Is Your Training Amazing & Engaging? Or does it Smell?
I find many things puzzling. One that is puzzling, frustrating, and annoying is how people continue to use outdated methods to train.
We still have so many people who run an entire training session (half-day, 1 day, 2 day, 3 day, whatever) with students sitting in a dark room staring at slides. When I hear “we have a lot of information to teach, so we need 100s of slides a day”, it makes me physically ill. If this sounds like your training, it might just smell. If you are trying to do training that does not smell and are stuck, read on!
In the past, I’ve certainly taught classes with more slides and words on slides that I should have. I wish I had a time machine, but I don’t! My point is that we can all improve over time, if we choose to. Maybe your training has some engaging modules, but you want to move away from slides or increase retention. There are options! Many trainers I know have even eliminated all slides from their classes. Saying “death by PowerPoint” always gets some laughs, but slides are not always the root cause. The root cause is that many people don’t know how people learn (or maybe some don’t care — but I know a lot of trainers who care a lot!).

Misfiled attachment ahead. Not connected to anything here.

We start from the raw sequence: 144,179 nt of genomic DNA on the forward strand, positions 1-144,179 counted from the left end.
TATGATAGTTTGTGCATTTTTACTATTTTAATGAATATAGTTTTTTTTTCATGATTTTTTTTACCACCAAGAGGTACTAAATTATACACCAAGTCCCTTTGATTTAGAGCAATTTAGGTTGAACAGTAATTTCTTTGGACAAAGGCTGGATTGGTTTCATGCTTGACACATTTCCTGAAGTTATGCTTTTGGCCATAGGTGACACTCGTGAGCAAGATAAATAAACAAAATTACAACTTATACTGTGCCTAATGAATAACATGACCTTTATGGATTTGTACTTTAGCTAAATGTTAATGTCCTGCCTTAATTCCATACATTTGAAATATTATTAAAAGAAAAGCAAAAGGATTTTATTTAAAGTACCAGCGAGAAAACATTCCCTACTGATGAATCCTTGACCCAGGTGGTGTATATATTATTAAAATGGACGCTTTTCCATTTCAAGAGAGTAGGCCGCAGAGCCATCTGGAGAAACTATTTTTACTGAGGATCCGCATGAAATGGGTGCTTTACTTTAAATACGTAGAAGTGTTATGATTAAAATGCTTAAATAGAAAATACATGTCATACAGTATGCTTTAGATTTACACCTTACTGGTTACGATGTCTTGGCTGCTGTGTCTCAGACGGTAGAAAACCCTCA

Dumping a pile of information on people via massive amounts of wordy slides and lecture is simply not effective!
What Makes Training Amazing & Engaging
There are so many elements of great training, I’ve included five that I like to focus on.
- Engaging students to tap into what they already know — Students know a lot. Even students who say they have zero knowledge of your
topic! There are always ways to connect topics to what people already know. If you train on ‘how to sell’ and you are training people who have never been sales people, does that mean they know nothing about sales? Of course not, people know plenty. They’ve all been sold to and they’ve actually tried to sell a lot more than they realize (ideas, goals, etc.). Engaging people to connect what they already know to new ideas is a key way to open people’s minds to new ideas.